Policing the legality and normalcy of service members' sexual lives was a contentious process for military courts throughout the s, s, and early s that resulted in the inconsistent enforcement of the homosexual exclusion policy. Military personnel of all ranks and occupations harbored a variety of attitudes and beliefs about homosexuality that challenged the legitimacy and uniformity of the military's legal assault on sexual deviance. Over half of the active duty personnel originally accused of homosexual tendencies received either sentence reductions or sentence reversals as a result of this highly contested process by which official military policy was translated into practice via courts-martial. Paradoxically, the very policies that discriminated against alleged homosexual service members generated legal avenues through which gays and lesbians exercised their rights to due process, and, ultimately, their rights as American citizens embodied in the repeal of the Don't Ask, Don't Tell policy. Rather than being an ideologically homophobic monolith, the Cold War American military rocked with contestation over an exclusion policy that attempted--unsuccessfully--to eliminate all gay and lesbian service members.
Gay Marriage Gains More Acceptance
Don't Ask, Don't Tell: A Gay Marine Writes - The New York Times
The author is an active-duty Marine sergeant in his mids. He enlisted in , served two tours in Iraq, and is now back in the United States. He has asked that his name not be published. Military Moves to Accept Gay Recruits.
Pentagon defends survey on gays in military
LGB service by country. Lesbian, gay, bisexual, transgender, and queer LGBTQ personnel are able to serve in the armed forces of some countries around the world: the vast majority of industrialized, Western countries, including some Latin American countries such as Brazil and Chile ,   in addition to South Africa , and Israel. This keeps pace with the latest global figures on acceptance of homosexuality, which suggest that acceptance of LGBTQ communities is becoming more widespread only in secular, affluent countries. However, an accepting policy toward gay and lesbian soldiers does not invariably guarantee that LGBTQ citizens are immune to discrimination in that particular society.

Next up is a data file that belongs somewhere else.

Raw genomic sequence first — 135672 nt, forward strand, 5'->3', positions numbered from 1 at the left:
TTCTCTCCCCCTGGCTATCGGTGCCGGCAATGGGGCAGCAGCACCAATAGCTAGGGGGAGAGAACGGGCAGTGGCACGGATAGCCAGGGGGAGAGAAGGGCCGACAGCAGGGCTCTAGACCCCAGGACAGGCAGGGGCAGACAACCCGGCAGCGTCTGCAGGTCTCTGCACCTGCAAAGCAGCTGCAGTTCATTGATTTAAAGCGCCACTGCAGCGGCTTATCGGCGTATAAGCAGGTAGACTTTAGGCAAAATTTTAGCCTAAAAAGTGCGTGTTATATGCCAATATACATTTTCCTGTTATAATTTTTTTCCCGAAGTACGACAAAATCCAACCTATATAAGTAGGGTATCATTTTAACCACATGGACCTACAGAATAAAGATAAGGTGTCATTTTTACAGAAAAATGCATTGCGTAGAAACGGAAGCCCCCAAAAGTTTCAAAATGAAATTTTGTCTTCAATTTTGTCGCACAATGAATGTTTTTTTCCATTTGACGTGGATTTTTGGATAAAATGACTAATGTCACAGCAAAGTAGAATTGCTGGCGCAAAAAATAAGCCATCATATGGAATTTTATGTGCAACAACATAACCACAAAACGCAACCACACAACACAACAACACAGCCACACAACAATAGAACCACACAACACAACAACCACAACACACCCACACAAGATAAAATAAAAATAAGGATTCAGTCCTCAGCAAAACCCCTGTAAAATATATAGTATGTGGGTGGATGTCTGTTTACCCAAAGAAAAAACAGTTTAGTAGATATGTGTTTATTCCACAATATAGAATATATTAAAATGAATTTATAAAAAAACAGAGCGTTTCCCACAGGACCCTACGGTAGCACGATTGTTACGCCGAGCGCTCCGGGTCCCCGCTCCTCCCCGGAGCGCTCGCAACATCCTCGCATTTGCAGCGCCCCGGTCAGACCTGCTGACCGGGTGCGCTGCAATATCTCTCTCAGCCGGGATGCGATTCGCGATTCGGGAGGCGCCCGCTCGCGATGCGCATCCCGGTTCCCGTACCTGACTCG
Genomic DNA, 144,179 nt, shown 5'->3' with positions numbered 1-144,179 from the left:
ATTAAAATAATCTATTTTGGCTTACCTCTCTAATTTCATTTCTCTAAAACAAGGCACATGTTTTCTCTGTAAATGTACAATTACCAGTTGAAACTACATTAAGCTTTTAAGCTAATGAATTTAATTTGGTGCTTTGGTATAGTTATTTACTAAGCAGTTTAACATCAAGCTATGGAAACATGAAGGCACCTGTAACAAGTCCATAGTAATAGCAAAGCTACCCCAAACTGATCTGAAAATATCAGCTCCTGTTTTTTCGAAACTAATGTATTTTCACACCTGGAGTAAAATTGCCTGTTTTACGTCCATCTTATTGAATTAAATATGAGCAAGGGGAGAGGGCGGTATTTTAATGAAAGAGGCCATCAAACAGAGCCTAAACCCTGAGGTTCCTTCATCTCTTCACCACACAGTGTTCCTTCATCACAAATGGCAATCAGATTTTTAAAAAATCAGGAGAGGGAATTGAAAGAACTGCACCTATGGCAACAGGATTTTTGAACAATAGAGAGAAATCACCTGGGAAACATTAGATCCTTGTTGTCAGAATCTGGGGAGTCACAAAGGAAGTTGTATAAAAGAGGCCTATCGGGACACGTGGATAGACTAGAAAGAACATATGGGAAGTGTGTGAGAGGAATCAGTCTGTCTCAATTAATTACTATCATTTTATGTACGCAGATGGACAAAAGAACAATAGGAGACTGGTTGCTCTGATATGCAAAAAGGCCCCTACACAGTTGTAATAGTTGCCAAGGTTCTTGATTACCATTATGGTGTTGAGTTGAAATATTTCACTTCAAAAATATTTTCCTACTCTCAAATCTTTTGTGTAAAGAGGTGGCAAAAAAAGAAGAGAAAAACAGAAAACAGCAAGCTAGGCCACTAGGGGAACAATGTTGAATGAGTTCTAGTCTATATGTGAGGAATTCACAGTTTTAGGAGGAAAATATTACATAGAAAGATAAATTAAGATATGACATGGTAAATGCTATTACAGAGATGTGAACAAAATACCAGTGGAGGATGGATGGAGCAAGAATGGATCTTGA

Defense Secretary Robert Gates said it was a simple matter of right and wrong: "A policy that requires people to lie about themselves to me seems fundamentally flawed," Gates said. Mike Mullen , chairman of the Joint Chiefs of Staff , said getting rid of DADT would not have a major impact on morale or readiness as many feared: "This is a policy that we can do and we can do it in a relatively low-risk fashion. The study is based upon answers provided by nearly , troops, along with 44, military spouses.